From AP - News Headlines -

Little Support for Gov. Pat Quinn’s School Consolidation Plan

Since shocking educators and parents last month by calling for a complete overhaul of Illinois school districts' sizes and boundaries, Gov. Pat Quinn has yet to provide detailed proposal, draft legislation or build support in the General Assembly.

Meanwhile, a State Board of Education report on school consolidation raises questions about Quinn's approach, and key lawmakers reject the idea that the Chicago Democrat even has a plan they should consider.

"The word 'plan' is really being kind," said Rep. Roger Eddy, R-Hutsonville. "It's a concept, I think, at this point."

House Speaker Michael Madigan, D-Chicago, said Wednesday he doesn't plan legislative action on the consolidation proposal, but declined to say why.

Quinn has assigned the issue to Lt. Gov. Sheila Simon, whose office says the proposal is simply a starting point for discussions.

Quinn's plan includes cutting Illinois' 868 school districts to about 300, redrawing boundaries so that each district -- aside from Chicago -- contains about 30,000 people and cutting administrative jobs. Quinn estimates that would save at least $100 million. But that figure has been disputed by critics who say it's based on the state's 300 highest-paid superintendents even though many merged districts would be downstate, where salaries are typically lower and current law allows teacher salaries to rise when districts merge.

A Board of Education report compiled last fall cautions that cutting jobs could be difficult if new merged districts are too large. It also noted that a state panel in 2002 said high schools should have enrollments of at least 250 and elementary districts at least 625 students. Using that guideline would mean eliminating 359 districts, not the 568 that Quinn has suggested.

The report found no clear correlation between district size and student performance. Small districts did better than large ones by some measures and did worse by others.

Education officials and legislators said the state should encourage districts to merge rather than requiring it.

Illinois has provided $155.6 million in merger incentives since 1986, eliminating 139 districts, the Board of Education said. That means the state paid, on average, $1.1 million for each district it cut.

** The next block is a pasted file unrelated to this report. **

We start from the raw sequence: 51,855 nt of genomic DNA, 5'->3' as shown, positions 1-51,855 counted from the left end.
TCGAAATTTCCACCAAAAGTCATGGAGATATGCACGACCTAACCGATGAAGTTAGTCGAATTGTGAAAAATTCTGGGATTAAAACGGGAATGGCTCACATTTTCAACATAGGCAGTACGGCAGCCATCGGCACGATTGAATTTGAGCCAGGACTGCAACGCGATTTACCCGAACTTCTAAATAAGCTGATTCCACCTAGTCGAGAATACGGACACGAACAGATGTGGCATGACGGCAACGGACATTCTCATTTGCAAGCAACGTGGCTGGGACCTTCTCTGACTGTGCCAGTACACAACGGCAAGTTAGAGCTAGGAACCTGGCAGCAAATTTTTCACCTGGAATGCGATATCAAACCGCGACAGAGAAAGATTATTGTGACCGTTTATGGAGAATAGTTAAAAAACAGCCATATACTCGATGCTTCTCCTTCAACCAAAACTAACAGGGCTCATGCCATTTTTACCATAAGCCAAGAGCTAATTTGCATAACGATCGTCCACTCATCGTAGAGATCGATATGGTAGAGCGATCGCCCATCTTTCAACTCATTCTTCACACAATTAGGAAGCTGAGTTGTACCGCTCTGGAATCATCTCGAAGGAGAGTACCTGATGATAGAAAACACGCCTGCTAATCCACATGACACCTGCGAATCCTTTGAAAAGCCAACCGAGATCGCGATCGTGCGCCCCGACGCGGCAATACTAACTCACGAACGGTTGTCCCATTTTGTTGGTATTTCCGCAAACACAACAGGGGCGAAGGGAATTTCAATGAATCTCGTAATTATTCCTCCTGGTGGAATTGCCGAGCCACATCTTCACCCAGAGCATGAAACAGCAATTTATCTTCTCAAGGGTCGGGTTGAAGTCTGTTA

Quinn's critics say the relatively small number of districts accepting the state incentives means there must be strong local reasons not to merge.

"If it was smart for them to do this, people would already be doing this," said Brent Clark, executive director of Illinois Association of School Administrators.

Kelly Kraft, Quinn's budget spokeswoman, said incentives have not spurred enough consolidation. She said Quinn's proposal is the best way to realize significant savings.

Critics contend that meeting Quinn's goal of 30,000 people would produce some huge downstate districts sprawling across six counties. And despite Quinn's claim that he wants to merge districts but not schools, many people said the real benefit would come from closing school buildings.

Richard Towers, superintendent in Christopher, said his district wants to merge with nearby the Zeigler-Royalton district, saving about $220,000 in administrative costs. But the way to help students, he said, would be building a single new high school.

"Keeping the status quo with two small high schools, I just don't know if the curriculum could be expanded to the extent that it would need to be," Towers said.

Critics note Quinn proposed a $95 million cut to school transportation, one year after slashing $140 million from the same program. Experts said schools that cut administrative costs would simply end up spending the money on buses.

Legislators and education advocates see little chance of Quinn's proposal being approved. They say Quinn sprang it on them without any preparation and has done little since then to build support or even share basic information.

"I have two lines in his budget address," Ben Schwarm, associate executive director for Illinois Association of School Boards, said of his knowledge about Quinn's plan.

Quinn said his proposal would focus resources on education instead of administration but remained careful to note that he is not advocating for schools to close.

"We don't need as many folks at the top level," Quinn told reporters earlier this month. "We need folks on the front line in the teaching, imparting knowledge."

Kathryn Phillips, spokeswoman for the lieutenant governor, said Quinn's proposal is a "starting point and is one of many different ideas that we've hear. It's too early to tell which proposals are best or to assign any values to the proposals."

She said Simon, who declined to speak with The Associated Press, is discussing consolidation with legislators, school administrators, teachers and more.

Illinois has the third-most school districts in the nation, behind Texas and California, which have much larger populations. Nearly 250 superintendents are paid more than Quinn, who earns $177,400 annually. Phillips said about one-quarter of districts consist of one school that could be merged with larger districts.

Rep. Linda Chapa LaVia, head of the House education committee, said local concerns about school pride and community would be difficult to overcome in a state-mandated consolidation plan.

"We have to cross a huge hurdle called local control," said Chapa LaVia, D-Aurora. "In the sand is drawn, 'This is our local control. Don't come out and bother us.' So I think we need to get a new idea.